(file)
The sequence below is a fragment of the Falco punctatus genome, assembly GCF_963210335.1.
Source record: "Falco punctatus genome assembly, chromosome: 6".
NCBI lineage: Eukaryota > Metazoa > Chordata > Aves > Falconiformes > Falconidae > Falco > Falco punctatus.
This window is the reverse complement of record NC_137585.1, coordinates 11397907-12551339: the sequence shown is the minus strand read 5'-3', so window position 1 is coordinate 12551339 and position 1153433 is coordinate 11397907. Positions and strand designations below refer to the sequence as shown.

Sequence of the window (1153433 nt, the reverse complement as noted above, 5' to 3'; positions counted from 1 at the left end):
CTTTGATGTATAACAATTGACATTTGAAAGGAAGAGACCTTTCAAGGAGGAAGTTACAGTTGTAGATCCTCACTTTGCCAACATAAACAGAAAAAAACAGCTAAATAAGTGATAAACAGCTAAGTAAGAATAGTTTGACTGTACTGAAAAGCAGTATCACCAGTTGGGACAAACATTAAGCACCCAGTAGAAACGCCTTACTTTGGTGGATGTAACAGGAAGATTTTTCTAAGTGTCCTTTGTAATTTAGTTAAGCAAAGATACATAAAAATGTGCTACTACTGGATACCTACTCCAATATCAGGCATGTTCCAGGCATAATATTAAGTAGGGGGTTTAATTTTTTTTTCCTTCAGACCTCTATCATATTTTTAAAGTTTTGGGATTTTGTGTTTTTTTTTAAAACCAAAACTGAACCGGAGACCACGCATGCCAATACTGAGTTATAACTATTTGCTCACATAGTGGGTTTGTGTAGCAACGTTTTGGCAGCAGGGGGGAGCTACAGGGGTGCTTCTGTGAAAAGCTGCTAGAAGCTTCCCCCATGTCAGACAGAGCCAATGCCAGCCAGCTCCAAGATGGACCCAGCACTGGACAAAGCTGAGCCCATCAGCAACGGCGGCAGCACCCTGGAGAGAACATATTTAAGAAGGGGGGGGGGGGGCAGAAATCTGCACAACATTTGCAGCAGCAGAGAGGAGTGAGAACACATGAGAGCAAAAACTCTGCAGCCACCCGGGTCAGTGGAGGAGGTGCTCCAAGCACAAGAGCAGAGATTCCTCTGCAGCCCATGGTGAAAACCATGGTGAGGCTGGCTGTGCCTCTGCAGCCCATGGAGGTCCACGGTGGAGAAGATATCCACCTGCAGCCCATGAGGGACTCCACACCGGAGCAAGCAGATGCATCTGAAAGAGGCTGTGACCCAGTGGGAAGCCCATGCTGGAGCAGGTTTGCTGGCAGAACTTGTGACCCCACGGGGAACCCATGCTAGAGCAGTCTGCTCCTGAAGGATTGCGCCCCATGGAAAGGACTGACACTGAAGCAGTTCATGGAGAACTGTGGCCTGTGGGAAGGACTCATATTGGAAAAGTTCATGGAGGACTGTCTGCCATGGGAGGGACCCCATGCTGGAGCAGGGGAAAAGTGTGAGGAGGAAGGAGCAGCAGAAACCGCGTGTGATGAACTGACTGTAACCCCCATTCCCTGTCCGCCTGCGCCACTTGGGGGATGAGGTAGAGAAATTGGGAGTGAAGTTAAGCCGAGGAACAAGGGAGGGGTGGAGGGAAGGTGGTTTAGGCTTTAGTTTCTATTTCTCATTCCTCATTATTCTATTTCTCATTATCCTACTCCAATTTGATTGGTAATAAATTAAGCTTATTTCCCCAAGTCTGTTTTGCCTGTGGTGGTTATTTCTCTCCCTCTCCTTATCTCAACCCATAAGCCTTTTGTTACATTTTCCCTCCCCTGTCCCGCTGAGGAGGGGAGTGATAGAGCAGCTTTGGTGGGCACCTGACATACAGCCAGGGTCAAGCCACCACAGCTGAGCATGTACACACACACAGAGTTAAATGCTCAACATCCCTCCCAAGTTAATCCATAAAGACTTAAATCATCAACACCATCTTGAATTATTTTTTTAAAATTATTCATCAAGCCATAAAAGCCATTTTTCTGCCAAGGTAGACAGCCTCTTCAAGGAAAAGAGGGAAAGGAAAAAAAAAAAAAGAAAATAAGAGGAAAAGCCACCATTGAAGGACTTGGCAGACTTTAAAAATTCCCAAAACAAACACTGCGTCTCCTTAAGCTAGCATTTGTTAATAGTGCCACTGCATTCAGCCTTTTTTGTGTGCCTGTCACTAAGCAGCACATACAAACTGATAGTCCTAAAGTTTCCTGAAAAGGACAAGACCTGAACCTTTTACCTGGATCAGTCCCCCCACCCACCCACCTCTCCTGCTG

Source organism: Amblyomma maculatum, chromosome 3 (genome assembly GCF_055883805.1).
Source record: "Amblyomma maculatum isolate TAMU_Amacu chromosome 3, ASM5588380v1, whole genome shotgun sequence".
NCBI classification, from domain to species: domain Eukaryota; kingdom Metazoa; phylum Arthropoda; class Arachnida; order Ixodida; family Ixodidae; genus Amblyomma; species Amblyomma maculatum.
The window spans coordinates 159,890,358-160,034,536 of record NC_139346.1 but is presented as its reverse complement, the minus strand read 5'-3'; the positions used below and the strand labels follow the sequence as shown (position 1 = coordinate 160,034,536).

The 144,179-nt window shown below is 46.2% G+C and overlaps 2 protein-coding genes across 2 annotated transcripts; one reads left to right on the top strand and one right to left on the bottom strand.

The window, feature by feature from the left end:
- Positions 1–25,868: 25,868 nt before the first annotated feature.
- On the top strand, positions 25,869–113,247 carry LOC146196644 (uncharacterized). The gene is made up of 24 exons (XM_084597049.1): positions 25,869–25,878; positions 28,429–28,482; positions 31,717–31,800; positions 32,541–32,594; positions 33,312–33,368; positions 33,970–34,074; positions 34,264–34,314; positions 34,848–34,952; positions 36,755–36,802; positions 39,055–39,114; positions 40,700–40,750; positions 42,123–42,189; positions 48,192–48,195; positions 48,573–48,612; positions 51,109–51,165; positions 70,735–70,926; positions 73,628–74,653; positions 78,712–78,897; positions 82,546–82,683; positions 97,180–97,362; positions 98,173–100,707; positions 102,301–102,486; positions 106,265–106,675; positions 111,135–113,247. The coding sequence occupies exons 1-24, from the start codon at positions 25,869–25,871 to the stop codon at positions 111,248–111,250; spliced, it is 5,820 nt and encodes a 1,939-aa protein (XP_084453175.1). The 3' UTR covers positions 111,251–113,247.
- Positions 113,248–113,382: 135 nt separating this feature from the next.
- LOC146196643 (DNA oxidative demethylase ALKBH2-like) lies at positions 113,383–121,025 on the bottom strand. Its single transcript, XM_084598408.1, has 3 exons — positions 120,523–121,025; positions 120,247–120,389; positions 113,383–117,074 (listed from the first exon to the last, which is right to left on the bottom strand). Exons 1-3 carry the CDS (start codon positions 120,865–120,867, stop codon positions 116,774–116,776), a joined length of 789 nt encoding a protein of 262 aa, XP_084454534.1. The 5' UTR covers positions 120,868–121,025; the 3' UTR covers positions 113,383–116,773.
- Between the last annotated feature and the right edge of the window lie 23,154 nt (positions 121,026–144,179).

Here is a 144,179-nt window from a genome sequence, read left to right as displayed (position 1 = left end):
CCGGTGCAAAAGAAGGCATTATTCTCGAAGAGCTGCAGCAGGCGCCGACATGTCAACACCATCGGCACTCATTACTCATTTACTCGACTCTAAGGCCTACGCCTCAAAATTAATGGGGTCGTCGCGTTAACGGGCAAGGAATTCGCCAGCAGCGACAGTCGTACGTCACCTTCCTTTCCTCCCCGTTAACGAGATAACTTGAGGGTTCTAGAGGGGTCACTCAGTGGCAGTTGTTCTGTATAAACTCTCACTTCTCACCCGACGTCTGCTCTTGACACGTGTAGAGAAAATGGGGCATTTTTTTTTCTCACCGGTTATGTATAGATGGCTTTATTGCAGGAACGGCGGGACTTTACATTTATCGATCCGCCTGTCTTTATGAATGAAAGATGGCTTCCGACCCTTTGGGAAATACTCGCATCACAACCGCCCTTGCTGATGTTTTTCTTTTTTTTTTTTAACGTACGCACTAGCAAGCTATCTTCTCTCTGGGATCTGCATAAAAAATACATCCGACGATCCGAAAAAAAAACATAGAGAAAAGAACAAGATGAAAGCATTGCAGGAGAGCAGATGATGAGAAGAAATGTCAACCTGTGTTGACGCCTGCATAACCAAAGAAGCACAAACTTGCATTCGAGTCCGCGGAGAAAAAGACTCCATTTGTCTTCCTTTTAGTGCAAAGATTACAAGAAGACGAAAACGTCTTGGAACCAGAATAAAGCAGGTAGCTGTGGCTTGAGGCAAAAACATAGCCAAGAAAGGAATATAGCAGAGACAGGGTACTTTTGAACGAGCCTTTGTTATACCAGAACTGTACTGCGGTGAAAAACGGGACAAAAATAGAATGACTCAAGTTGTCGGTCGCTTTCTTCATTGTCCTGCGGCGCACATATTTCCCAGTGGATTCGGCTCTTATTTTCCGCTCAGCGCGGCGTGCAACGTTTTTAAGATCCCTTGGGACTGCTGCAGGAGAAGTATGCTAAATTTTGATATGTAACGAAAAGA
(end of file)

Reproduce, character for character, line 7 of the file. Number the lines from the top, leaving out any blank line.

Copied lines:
Source organism: Amblyomma maculatum, chromosome 3 (genome assembly GCF_055883805.1).